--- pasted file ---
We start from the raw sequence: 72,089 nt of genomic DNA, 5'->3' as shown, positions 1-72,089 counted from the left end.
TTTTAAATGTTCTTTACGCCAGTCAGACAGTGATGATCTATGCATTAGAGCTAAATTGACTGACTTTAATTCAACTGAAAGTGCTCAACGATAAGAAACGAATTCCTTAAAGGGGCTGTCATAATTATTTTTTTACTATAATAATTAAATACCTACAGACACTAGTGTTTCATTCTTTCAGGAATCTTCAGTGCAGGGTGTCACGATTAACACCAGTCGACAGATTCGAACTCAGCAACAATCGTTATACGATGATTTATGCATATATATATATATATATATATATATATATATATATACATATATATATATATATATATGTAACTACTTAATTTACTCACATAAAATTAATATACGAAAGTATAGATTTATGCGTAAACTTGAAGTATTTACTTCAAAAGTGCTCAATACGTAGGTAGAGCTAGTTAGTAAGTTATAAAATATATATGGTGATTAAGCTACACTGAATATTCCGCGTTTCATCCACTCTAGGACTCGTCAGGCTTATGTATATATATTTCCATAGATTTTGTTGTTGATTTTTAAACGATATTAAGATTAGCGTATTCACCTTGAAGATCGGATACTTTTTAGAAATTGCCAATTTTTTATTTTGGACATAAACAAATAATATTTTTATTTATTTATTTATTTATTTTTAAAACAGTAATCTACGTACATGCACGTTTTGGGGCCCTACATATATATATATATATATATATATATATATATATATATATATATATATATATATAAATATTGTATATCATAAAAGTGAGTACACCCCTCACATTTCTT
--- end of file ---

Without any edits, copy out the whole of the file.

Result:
We start from the raw sequence: 72,089 nt of genomic DNA, 5'->3' as shown, positions 1-72,089 counted from the left end.
TTTTAAATGTTCTTTACGCCAGTCAGACAGTGATGATCTATGCATTAGAGCTAAATTGACTGACTTTAATTCAACTGAAAGTGCTCAACGATAAGAAACGAATTCCTTAAAGGGGCTGTCATAATTATTTTTTTACTATAATAATTAAATACCTACAGACACTAGTGTTTCATTCTTTCAGGAATCTTCAGTGCAGGGTGTCACGATTAACACCAGTCGACAGATTCGAACTCAGCAACAATCGTTATACGATGATTTATGCATATATATATATATATATATATATATATATATATATACATATATATATATATATATATGTAACTACTTAATTTACTCACATAAAATTAATATACGAAAGTATAGATTTATGCGTAAACTTGAAGTATTTACTTCAAAAGTGCTCAATACGTAGGTAGAGCTAGTTAGTAAGTTATAAAATATATATGGTGATTAAGCTACACTGAATATTCCGCGTTTCATCCACTCTAGGACTCGTCAGGCTTATGTATATATATTTCCATAGATTTTGTTGTTGATTTTTAAACGATATTAAGATTAGCGTATTCACCTTGAAGATCGGATACTTTTTAGAAATTGCCAATTTTTTATTTTGGACATAAACAAATAATATTTTTATTTATTTATTTATTTATTTTTAAAACAGTAATCTACGTACATGCACGTTTTGGGGCCCTACATATATATATATATATATATATATATATATATATATATATATATATATATATATAAATATTGTATATCATAAAAGTGAGTACACCCCTCACATTTCTT